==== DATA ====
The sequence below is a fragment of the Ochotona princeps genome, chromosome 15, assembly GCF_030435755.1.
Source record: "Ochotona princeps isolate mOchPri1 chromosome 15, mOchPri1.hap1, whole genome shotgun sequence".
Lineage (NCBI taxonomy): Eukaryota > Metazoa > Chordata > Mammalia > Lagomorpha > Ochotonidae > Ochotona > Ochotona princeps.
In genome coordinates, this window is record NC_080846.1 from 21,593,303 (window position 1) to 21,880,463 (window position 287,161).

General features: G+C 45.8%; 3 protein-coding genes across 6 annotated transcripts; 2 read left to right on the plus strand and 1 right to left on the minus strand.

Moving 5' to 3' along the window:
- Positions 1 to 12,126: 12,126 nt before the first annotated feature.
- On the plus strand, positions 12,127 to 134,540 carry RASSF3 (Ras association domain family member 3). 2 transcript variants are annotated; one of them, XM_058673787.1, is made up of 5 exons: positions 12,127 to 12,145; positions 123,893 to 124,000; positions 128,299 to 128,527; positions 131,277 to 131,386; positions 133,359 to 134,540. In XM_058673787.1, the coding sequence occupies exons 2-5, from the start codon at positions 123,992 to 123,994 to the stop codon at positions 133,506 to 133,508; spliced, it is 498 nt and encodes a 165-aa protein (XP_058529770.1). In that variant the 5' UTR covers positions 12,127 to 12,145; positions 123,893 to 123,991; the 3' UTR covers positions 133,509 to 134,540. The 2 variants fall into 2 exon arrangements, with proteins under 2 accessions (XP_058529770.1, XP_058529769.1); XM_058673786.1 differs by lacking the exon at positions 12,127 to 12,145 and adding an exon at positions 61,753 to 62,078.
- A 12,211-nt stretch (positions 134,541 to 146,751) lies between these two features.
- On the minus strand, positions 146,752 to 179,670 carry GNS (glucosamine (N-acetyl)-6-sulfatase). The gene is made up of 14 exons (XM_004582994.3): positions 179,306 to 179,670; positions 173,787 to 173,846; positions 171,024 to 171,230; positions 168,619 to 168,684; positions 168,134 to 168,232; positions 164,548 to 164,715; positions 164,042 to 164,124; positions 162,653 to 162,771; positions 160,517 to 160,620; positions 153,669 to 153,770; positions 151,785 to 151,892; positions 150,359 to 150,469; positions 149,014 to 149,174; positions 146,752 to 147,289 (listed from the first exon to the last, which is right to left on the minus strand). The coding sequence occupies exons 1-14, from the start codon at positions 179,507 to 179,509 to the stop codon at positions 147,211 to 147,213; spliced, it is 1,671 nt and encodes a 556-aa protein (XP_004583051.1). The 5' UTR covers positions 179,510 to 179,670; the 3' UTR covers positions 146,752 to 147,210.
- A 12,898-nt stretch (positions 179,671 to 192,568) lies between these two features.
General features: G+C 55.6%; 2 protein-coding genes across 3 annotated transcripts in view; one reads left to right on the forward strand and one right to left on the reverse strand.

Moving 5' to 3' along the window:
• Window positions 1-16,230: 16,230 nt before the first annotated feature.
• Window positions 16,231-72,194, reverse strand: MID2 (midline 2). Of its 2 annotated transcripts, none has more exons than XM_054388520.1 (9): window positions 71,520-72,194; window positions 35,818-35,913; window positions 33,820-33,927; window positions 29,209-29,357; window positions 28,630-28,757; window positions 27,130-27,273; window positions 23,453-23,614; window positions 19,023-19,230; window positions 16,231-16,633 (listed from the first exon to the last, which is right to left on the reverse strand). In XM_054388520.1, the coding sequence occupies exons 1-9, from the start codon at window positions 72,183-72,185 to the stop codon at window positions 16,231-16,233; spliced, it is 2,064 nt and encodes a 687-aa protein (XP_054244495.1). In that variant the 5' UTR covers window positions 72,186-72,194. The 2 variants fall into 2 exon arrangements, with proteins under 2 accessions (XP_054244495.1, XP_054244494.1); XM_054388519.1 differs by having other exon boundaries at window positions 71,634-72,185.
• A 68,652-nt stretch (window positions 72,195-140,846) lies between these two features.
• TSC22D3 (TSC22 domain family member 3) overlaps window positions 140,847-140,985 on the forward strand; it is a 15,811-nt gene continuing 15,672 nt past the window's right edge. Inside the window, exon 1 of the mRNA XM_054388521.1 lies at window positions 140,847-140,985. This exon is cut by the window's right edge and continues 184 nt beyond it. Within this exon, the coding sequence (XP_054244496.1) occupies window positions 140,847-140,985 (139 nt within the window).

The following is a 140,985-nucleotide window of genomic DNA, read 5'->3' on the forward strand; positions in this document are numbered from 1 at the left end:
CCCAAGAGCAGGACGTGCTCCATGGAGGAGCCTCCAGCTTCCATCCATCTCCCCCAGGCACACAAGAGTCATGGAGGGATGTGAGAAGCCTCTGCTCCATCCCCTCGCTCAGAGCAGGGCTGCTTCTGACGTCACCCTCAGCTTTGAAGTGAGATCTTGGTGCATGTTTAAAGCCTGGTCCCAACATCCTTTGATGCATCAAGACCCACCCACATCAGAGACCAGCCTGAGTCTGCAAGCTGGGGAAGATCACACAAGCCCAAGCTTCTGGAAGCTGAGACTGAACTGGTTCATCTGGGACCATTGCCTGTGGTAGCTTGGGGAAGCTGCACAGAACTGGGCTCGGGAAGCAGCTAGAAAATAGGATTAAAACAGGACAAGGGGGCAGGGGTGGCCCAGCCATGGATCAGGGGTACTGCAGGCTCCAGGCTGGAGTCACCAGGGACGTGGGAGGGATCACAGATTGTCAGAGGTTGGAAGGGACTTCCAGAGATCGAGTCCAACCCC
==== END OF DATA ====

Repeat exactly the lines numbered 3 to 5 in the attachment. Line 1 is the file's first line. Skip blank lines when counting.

Lineage (NCBI taxonomy): Eukaryota > Metazoa > Chordata > Mammalia > Lagomorpha > Ochotonidae > Ochotona > Ochotona princeps.
In genome coordinates, this window is record NC_080846.1 from 21,593,303 (window position 1) to 21,880,463 (window position 287,161).

General features: G+C 45.8%; 3 protein-coding genes across 6 annotated transcripts; 2 read left to right on the plus strand and 1 right to left on the minus strand.